3rd Leg of Our Trip: El Valle

I’m going to finish off our trip we took last year when we visited Las Lajas, Coronado and El Valle. John and I have travelled quite a bit since then, but not in Panama. Since this blog is about Panama, I’m keep my travelogues to trips taken in country.

From Coronado, we got on the Pan Am Hwy and drove just a little ways west to the turnoff to El Valle. It’s well marked, so we didn’t overshoot it, which is what we did in trying to get to Las Lajas for the first time. That’s a whole other Oprah and involved furrowed brows, tears and threats.

The road to El Valle is charming, twisting and turning all the way up to the town. I’m going to copy some facts about the town from Wikepedia here. All live links are courtesy of Wikepedia:

El Valle de Antón, generally called El Valle, or Anton’s Valley in English, is a town of 4,500 in the Coclé province of Panama.

First view of El Valle from the road as it drops into the valley of the volcano.

First view of El Valle from the road as it drops into the valley of the volcano.

The town is located in the flat wide caldera of the 6 km wide El Valle volcano that is inactive; there is evidence that it erupted as recently as about 300,000 years ago[2] Because of its elevation (600 m), it is cooler than the Panamanian lowlands.[3]Natural attractions near El Valle include the Chorro El Macho waterfall, Las Mozas waterfall, the “square” trees behind Hotel Campestre, and a group of small thermal pools (which consist of three cement pools of mineralized water that varies in color depending on the specific minerals present at a given moment).[4] The area around the town is also known for being one of the last habitats of the critically endangered Panamanian golden frog.[3] Some of the forests around the town are protected areas.[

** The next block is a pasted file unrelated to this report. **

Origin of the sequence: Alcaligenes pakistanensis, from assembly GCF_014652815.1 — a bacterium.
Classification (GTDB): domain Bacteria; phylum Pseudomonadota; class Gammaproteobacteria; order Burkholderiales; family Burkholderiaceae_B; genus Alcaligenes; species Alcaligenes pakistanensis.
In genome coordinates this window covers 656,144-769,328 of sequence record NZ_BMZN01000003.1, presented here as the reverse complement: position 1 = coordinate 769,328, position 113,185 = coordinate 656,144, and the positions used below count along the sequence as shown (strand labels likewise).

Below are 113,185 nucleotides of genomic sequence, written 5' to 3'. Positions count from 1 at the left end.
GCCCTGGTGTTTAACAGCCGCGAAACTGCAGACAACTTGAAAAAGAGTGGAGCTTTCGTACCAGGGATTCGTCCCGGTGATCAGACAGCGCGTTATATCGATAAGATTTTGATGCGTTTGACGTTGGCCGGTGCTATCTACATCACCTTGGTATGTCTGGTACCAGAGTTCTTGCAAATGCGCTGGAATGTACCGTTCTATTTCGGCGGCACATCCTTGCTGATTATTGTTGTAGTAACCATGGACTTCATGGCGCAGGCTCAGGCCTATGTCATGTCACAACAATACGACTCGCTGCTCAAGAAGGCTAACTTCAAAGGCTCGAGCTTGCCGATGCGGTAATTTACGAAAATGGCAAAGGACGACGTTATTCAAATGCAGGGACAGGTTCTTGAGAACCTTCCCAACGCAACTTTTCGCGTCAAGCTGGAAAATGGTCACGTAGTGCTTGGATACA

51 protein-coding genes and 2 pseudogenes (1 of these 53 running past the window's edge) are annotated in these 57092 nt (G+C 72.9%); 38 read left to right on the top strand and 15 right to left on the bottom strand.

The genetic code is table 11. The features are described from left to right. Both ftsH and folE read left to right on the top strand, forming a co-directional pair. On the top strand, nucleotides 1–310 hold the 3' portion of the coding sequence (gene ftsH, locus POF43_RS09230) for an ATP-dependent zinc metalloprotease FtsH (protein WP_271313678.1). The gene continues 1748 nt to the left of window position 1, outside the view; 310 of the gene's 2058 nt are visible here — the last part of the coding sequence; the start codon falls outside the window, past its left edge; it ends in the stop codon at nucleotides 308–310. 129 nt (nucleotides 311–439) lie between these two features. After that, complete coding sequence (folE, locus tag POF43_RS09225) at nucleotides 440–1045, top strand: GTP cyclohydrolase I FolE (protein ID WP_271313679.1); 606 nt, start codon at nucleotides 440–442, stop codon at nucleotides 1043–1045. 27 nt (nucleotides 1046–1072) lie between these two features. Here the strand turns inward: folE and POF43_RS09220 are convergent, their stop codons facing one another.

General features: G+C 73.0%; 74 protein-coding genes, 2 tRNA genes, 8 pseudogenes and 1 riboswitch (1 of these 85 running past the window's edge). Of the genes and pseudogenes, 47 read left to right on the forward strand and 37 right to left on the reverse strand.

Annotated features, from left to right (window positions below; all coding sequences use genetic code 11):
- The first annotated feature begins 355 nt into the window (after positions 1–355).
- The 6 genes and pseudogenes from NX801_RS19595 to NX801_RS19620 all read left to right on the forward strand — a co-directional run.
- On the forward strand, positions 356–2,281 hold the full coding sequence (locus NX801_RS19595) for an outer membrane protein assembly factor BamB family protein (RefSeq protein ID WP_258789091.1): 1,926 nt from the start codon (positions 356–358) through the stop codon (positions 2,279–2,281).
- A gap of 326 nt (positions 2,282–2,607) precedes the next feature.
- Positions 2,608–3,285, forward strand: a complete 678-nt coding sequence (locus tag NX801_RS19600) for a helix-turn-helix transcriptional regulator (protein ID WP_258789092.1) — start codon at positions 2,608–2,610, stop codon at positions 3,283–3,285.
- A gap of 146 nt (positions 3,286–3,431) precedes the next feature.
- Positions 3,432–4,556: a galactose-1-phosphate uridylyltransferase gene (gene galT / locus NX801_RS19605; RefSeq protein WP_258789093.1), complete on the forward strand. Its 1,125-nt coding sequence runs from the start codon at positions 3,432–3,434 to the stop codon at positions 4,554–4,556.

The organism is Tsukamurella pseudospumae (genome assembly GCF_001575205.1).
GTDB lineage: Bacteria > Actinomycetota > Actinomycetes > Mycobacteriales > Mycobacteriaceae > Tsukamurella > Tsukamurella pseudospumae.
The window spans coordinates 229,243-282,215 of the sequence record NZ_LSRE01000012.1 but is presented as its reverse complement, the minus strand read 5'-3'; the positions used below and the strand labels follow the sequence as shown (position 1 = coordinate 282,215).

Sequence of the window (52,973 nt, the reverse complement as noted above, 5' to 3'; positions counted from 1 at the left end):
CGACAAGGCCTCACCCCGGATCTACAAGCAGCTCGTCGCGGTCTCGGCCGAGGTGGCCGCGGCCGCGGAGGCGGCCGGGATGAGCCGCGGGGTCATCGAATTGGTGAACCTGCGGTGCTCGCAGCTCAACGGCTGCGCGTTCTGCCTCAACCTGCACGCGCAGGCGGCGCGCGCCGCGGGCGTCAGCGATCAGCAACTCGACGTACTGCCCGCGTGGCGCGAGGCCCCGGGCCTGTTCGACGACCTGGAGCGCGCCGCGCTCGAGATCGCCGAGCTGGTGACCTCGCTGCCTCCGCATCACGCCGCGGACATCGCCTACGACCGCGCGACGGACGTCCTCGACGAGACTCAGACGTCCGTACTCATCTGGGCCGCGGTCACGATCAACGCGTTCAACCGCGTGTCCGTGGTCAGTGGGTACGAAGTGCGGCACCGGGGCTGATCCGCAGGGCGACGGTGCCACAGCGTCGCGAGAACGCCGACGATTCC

Panamanian Golden Frog. I didn't see any.

Panamanian Golden Frog. I didn’t see any, reaffirming their critically endangered status.

El Valle has one main road, called Avenida Central or Calle Central, which runs east–west across the town.[5] (We drove all around and especially made sure we saw “Calle de los Millonarios”!

A map of town. The arrow in the lower right shows the way in. The large circle is where we stayed.

A map of town. The arrow in the lower right shows the way in. The large circle is where we stayed.

Yup, downtown. This is it. We're beginning to believe what others said about the place: there's not much to do if you live here.

Yup, downtown. This is it. We’re beginning to believe what others said about the place: there’s not much to do if you live here.

A main landmark is the town’s public market, which is open seven days a week, although it is sometimes referred to as El Valle’s Sunday Market.[6]

The street view of El Valle's market.

The street view of El Valle’s market.

This is a typical stall in the mercado. Also, a veggie and fruit stand in one corner. Sorry to say, but it was a little underwhelming. And we were there on a Sunday!

This is a typical stall in the mercado. Also, a veggie and fruit stand in one corner. Sorry to say, but it was a little underwhelming. And we were there on a Sunday!

El Valle has a very small historical and geologicalmuseum, as well as a small zoo (El Nispero, named after a type of tree), a small serpentarium, and an orchid conservation center, calledAPROVACA, which displays over 100 native local orchid species.[7]

Some of the people who own properties in the heart of El Valle are wealthy people from Panama City who use the area as their vacation or weekend home.[8] Popular activities in the area include cycling, hiking, horseback riding, and birdwatching.[8] El Valle is home to around 500 species of birds.

The town is about 25 km off the Interamerican Highway by a two-lane road. The road is generally in good condition, with a few potholes that are repaired regularly. Buses to Panama City are frequent and take approximately 2.5 hours. To reach other locations in Panama, it is generally necessary to take a bus to San Carlos and transfer there.

(end of Wikepedia narrative)

After we drove around town just to get our bearings, we followed our map (see above) to our hotel. We’d heard from others who had visited El Valle that Los Mandarinos Hotel was the best place to stay, so John booked us a room. Needless to say, it was way more than we needed. The Italian-inspired hotel was lovely with multiple buildings scattered throughout the large grounds. Swimming pools, gorgeous views, a so-so Irish Pub on the grounds. Each building housed roughly four to six rooms. Here are some pics: